Synth Site: Korg: POLY800 Synthesizer: User reviews Add review
Average rating: 3.8 out of 5
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Jerome Conreen a hobbyist user from UK writes:
I was given a poly 800 a few weeks a go by my cousin, and I think it's great. So far I'm still programming it,but I've already wrote two songs on it and recorded them on my 4 track. It's very good for Gary Numan, Human League and other eighties synth sounds. This makes it just right fot kind of industrial/ambient rock that I play. However, I still have been unable to program some of these lush string sounds, that every one goes on about. So if anyone out there has any patch sheets, please can you help!

Rating: 4 out of 5 posted Wednesday-Aug-05-1998 at 23:43
Øystein Bergseth a hobbyist user from norway writes:
I bough a poly 800 a few years ago, but I never used it until now.The sound was great. But after I have had it plugd to my midi input on my computer my sound bacame strange. Can anyone help me with this please, and does anybody hav the users manual. My E-mail adress is oystein.bergseth@nho.hydro.com.

Rating: 3 out of 5 posted Wednesday-Aug-05-1998 at 23:43
Ab Wilson a part time user from UK writes:
The Poly 800 is a great example of collective madness caused by fashion. The only good thing about it is that it's cheap, but if you pay more than £100 for one you're getting stitched up. Let me explain what I don't like about it. Firstly this is really a mono-synth pretending to be a poly. It's 8 digitally generated oscilators feed into a single analogue filter. Why did Korg do this? Well at the time of it's release the poly synth market was dominated by the DX7 and it was becoming harder and harder to sell analogues. The only solution was to go down market, or jump on the digital synth band wagon. Korg did both. Most of the sound generation is digital. The oscilators are completely generated in software (ie they are not even digitally controlled analogue), as are the envelopes and LFO. This was just about the limit of what was posible in those days but still cheaper than implementing the real thing. (Software generated modulation sources where used by many `analogue' synth manufacturers at the time, basically to reduce costs.) Since DSP technology at the time wasn't really capable of doing any serious sound shaping (remember digital reverbs were novel in those days), Korg stuck an analogue filter on the end of the signal path just so you could do something to the sound and then copied Roland and added a chorus unit to try and thicken the sound up a bit. So what you've got really is the cheapest synth you could possibly make and still get away with calling a synth. Well should I really be criticsing the machine because it was designed to be cheap? No, but I can criticse the fashion victims that think because something is old and tacky looking it must be cool. Why did people get back into analogues? Well besides the rock bottom second hand prices around at the end of the 80s I think the main reason was that the digital synths in those days were either horribly fiddly to program (I own a TG-77 so I know), or good at playing back their factory sounds but not really capable of synthesis in the true sense of the word (for any one who hasn't guessed I'm talking about the M1 here). The reason why synths became awkward to program was that very few people bothered to try so the manufactures to the opertunity to cut costs by supplying crap interfaces. This all started with the DX7 which just had too many parameters to supply knobs for all of them. Korg followed suit with the Poly 61 (the ancester of the Poly 800), except they did it purely to cut costs. After that no manufacturer could really afford to supply a decent programming interface (Roland had the decency at least to make optional stand alone programmers). So lets get back to the point. It's now at least 5 years into the big analogue revival and although most people still can't tell you what VCF stands for they know that they are `kewl' and make `phat' sounds. The prices of all the recognisably analogue synths - the Jupiters, Junos and Profits etc (ie the ones with knobs on) - have already been inflated. So attension is now turning to the synths without knobs - the ones that caused the problem in the first place. In summary - if you are that strapped for cash buy a Casio CZ101 instead.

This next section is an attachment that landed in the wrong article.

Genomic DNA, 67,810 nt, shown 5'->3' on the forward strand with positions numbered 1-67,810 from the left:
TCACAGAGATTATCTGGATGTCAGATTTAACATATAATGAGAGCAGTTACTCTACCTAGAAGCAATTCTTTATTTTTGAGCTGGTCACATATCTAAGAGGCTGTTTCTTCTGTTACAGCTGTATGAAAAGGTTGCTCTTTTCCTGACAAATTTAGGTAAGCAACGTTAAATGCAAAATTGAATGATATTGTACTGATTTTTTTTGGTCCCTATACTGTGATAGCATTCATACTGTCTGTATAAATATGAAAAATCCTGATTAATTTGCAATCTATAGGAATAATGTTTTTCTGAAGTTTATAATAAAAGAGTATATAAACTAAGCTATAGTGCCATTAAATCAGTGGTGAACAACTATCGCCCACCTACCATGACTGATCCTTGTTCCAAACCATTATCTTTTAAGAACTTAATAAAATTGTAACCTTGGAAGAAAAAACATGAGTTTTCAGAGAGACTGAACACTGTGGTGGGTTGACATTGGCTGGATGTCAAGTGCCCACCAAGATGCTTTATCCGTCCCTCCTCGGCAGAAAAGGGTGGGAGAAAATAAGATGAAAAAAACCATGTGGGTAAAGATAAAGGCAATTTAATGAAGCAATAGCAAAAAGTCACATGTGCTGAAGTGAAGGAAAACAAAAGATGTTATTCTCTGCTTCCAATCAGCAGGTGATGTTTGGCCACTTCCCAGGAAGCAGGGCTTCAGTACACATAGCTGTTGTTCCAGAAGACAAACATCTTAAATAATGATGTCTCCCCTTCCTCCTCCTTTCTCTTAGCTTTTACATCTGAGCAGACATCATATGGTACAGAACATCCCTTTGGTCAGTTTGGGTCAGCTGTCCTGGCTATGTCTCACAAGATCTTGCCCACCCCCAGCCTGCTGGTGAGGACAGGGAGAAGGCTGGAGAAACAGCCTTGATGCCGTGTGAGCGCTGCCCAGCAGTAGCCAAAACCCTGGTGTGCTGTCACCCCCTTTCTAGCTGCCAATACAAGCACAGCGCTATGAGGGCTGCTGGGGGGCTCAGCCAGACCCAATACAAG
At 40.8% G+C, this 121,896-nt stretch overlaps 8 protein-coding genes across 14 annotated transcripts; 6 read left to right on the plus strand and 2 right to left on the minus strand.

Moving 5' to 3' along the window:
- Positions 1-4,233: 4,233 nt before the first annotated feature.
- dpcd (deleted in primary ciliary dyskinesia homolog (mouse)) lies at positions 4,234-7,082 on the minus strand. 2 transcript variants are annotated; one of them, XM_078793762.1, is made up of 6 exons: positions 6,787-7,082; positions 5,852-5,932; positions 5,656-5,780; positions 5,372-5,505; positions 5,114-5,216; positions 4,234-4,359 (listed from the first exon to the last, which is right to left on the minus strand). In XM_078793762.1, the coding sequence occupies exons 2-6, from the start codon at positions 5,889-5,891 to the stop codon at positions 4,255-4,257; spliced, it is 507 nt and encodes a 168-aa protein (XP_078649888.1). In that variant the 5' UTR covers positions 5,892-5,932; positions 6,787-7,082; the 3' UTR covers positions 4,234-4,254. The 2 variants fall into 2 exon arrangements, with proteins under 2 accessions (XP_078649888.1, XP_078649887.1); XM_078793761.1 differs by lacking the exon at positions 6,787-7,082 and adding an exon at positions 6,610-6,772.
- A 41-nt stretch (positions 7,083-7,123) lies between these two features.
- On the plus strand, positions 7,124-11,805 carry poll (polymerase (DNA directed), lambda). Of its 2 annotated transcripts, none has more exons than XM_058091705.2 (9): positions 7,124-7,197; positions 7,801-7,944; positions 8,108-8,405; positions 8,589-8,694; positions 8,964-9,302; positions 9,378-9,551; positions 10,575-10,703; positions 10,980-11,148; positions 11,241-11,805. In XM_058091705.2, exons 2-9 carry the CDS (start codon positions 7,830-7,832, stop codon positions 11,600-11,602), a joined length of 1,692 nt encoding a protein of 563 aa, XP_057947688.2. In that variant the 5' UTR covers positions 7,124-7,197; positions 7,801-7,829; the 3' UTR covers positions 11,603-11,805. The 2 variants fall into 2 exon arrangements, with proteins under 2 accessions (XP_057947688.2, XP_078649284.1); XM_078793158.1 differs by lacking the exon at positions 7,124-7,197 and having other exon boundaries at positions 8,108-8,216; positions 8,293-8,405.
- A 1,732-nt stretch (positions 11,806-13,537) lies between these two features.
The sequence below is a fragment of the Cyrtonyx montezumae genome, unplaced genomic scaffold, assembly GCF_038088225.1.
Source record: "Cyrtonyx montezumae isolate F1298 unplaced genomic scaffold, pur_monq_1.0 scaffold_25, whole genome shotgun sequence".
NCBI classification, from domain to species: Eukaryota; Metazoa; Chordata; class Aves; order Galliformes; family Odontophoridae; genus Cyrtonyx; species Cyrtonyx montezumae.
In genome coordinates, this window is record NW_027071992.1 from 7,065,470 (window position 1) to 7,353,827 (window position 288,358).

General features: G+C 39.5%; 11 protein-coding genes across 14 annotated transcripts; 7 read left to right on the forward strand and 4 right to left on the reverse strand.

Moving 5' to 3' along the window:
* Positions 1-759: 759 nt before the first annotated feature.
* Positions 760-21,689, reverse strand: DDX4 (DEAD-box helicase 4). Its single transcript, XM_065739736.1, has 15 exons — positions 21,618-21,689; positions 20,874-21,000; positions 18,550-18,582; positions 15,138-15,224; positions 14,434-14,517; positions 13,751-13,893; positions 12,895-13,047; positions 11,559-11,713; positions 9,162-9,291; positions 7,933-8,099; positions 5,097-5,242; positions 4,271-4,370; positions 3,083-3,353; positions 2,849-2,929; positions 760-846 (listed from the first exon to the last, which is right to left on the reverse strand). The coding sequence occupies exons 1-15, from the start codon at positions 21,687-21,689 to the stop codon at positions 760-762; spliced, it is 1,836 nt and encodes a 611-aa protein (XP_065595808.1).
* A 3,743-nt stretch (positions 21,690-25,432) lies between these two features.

Rating: 1 out of 5 posted Wednesday-Aug-05-1998 at 23:43
Gordon JC Pearce a hobbyist user from Scotland writes:
I got mine about 6 years ago and have fallen in and out of love with the beast ever since. Makes nice warm pads, and good acid spiky basses.... No midi through and only one filter, and I suppose the way it drops to four voice when you use two osc's per voice is a hassle.... I'm just about to modify mine to allow midi Out to be used as midi through (it's a pretty simpleminded beast, so it only sends notes and controllers, it also has no local off so you can't use it as a controller very easily) and to have a filter in so I can pass stuff through the filter. Email me for info...

Rating: 3 out of 5 posted Wednesday-Aug-05-1998 at 23:43
Jonathan Pratt a hobbyist user from USA writes:
Lots of fun for Textural chord progressions. Nice organ sounds and bass.

all your eighties movie synth sounds. Overall I think it reminds me of

eighties synth music. I can get a lot of depeche mode-ish sounds out of

this thing. My only complaint is that the sequencer is not very useful.

For an eighties synth this thing is the cats meow.

Rating: 4 out of 5 posted Wednesday-Aug-05-1998 at 23:43
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